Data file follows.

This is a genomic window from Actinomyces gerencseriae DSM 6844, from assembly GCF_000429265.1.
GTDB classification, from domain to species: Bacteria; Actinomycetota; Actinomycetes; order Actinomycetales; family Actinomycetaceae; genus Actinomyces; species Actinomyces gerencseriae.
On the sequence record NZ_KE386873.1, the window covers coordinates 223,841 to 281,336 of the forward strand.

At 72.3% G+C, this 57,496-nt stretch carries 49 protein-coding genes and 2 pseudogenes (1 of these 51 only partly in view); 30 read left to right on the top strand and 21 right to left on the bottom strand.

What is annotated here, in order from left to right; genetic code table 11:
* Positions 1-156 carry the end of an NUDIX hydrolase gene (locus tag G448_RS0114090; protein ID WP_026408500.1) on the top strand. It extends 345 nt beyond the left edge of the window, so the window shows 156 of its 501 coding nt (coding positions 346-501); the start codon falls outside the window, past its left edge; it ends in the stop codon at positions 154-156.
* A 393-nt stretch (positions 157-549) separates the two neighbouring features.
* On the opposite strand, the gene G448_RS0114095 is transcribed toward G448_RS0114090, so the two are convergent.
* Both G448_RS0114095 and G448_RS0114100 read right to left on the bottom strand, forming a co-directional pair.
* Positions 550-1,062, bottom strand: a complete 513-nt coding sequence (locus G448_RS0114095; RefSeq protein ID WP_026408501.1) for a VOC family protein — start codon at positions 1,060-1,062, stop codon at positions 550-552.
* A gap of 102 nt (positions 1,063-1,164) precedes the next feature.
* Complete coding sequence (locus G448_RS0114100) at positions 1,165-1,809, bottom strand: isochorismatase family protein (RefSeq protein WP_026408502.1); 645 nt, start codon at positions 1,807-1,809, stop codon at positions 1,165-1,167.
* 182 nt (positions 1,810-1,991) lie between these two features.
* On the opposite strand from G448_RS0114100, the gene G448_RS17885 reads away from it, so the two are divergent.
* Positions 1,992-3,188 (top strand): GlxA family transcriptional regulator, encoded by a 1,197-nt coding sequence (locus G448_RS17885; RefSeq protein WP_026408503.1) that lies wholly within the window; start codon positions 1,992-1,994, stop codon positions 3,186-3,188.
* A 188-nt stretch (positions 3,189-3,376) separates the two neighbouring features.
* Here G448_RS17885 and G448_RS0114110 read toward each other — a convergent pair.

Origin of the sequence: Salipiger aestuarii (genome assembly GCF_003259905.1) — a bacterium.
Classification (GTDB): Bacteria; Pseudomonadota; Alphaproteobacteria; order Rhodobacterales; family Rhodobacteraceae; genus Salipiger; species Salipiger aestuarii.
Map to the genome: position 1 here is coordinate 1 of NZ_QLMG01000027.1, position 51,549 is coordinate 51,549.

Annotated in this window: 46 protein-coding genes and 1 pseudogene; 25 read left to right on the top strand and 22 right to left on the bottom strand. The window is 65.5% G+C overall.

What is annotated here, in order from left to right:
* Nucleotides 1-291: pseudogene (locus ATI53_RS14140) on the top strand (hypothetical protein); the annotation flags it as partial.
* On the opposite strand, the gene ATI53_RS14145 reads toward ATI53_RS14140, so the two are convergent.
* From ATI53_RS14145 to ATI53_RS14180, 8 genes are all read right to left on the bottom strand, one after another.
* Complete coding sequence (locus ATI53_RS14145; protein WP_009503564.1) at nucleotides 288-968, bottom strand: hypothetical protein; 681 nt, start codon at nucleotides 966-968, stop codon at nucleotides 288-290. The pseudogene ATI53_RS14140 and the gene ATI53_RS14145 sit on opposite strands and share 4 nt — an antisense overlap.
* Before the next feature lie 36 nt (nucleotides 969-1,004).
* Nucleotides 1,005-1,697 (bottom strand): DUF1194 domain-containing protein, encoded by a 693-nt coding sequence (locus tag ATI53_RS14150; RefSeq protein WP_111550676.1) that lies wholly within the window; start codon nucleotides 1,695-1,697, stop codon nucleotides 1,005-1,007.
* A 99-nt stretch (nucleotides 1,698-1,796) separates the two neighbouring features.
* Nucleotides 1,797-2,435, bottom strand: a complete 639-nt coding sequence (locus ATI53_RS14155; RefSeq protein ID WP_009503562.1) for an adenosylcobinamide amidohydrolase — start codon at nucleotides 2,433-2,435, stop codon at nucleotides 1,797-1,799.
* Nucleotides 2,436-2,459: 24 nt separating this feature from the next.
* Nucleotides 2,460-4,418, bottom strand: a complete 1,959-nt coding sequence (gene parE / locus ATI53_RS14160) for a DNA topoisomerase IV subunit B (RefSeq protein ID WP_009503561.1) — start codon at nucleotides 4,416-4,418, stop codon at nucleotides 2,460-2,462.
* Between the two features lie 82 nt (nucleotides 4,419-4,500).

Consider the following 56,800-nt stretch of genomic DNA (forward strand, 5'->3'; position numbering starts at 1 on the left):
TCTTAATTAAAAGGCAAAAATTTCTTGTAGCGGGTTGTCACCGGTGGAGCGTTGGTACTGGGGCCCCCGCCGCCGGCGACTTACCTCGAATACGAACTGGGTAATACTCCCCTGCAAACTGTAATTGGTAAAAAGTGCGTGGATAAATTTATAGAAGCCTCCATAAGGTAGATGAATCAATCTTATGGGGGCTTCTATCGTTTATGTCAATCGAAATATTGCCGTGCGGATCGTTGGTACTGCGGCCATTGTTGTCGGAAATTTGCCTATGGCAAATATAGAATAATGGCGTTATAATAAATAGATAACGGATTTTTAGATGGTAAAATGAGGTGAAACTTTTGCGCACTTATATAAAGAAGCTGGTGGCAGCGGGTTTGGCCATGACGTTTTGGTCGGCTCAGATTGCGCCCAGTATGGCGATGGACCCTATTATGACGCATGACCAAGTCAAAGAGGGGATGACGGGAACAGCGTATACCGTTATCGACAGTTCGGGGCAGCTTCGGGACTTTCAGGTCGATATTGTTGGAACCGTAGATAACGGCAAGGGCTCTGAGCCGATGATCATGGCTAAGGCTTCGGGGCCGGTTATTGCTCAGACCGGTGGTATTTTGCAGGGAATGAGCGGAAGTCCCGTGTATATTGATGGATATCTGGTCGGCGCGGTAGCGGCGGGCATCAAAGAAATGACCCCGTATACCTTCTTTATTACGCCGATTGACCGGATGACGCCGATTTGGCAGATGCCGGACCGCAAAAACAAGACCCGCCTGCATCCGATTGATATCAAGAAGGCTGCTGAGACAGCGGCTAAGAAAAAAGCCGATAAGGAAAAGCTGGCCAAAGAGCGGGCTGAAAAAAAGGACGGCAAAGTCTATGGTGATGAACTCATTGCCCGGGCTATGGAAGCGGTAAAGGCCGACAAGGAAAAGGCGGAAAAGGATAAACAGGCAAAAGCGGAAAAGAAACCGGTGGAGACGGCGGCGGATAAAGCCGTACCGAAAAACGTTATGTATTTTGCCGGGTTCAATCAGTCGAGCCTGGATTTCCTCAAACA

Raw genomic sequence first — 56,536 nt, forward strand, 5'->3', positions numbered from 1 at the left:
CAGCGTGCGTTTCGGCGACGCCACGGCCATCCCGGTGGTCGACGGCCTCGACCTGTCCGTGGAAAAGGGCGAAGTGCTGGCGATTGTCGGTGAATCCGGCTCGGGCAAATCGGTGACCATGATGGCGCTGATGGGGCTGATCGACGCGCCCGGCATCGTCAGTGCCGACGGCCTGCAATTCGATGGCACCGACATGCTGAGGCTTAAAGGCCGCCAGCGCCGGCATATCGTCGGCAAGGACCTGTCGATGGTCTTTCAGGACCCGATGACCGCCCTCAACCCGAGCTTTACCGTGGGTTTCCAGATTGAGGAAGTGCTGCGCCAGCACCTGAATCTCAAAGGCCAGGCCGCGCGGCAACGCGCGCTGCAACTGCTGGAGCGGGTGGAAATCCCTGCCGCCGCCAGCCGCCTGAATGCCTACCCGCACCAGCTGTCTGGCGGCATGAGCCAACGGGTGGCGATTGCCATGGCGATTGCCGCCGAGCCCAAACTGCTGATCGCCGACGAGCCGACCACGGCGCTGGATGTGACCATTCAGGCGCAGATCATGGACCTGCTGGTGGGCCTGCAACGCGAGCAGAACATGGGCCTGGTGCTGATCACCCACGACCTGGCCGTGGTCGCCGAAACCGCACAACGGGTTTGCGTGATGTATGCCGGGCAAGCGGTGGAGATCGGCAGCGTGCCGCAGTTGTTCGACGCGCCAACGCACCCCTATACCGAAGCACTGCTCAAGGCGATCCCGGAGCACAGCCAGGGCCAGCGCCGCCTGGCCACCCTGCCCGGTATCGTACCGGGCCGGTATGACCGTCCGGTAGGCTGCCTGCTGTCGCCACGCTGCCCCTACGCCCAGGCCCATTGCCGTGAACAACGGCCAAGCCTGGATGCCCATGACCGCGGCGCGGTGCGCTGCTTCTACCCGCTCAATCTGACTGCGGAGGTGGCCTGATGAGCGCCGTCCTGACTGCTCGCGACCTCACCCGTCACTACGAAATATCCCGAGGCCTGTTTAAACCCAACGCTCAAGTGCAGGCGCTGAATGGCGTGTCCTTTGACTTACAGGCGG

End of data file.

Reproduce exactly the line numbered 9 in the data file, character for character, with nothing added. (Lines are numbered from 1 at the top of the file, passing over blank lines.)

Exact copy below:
* Both G448_RS0114095 and G448_RS0114100 read right to left on the bottom strand, forming a co-directional pair.